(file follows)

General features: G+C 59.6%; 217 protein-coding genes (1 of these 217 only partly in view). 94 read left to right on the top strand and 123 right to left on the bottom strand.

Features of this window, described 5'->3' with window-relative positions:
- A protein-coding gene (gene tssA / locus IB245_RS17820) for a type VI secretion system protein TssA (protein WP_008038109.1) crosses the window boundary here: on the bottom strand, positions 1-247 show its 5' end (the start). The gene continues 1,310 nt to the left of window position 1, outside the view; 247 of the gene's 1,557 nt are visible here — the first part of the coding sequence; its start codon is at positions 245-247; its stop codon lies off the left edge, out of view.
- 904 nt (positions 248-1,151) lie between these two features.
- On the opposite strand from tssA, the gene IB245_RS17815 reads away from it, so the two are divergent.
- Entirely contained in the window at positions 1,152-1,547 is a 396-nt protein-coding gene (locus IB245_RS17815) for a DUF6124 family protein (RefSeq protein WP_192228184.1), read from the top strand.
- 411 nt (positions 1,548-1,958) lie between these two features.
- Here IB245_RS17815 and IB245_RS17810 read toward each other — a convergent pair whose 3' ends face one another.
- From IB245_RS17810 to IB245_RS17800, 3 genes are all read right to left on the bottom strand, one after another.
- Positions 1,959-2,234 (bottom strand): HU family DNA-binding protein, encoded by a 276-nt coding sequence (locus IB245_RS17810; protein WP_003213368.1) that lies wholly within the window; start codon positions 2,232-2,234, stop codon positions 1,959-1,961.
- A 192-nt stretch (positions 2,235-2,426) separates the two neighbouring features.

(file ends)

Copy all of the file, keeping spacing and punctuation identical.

General features: G+C 59.6%; 217 protein-coding genes (1 of these 217 only partly in view). 94 read left to right on the top strand and 123 right to left on the bottom strand.

Features of this window, described 5'->3' with window-relative positions:
- A protein-coding gene (gene tssA / locus IB245_RS17820) for a type VI secretion system protein TssA (protein WP_008038109.1) crosses the window boundary here: on the bottom strand, positions 1-247 show its 5' end (the start). The gene continues 1,310 nt to the left of window position 1, outside the view; 247 of the gene's 1,557 nt are visible here — the first part of the coding sequence; its start codon is at positions 245-247; its stop codon lies off the left edge, out of view.
- 904 nt (positions 248-1,151) lie between these two features.
- On the opposite strand from tssA, the gene IB245_RS17815 reads away from it, so the two are divergent.
- Entirely contained in the window at positions 1,152-1,547 is a 396-nt protein-coding gene (locus IB245_RS17815) for a DUF6124 family protein (RefSeq protein WP_192228184.1), read from the top strand.
- 411 nt (positions 1,548-1,958) lie between these two features.
- Here IB245_RS17815 and IB245_RS17810 read toward each other — a convergent pair whose 3' ends face one another.
- From IB245_RS17810 to IB245_RS17800, 3 genes are all read right to left on the bottom strand, one after another.
- Positions 1,959-2,234 (bottom strand): HU family DNA-binding protein, encoded by a 276-nt coding sequence (locus IB245_RS17810; protein WP_003213368.1) that lies wholly within the window; start codon positions 2,232-2,234, stop codon positions 1,959-1,961.
- A 192-nt stretch (positions 2,235-2,426) separates the two neighbouring features.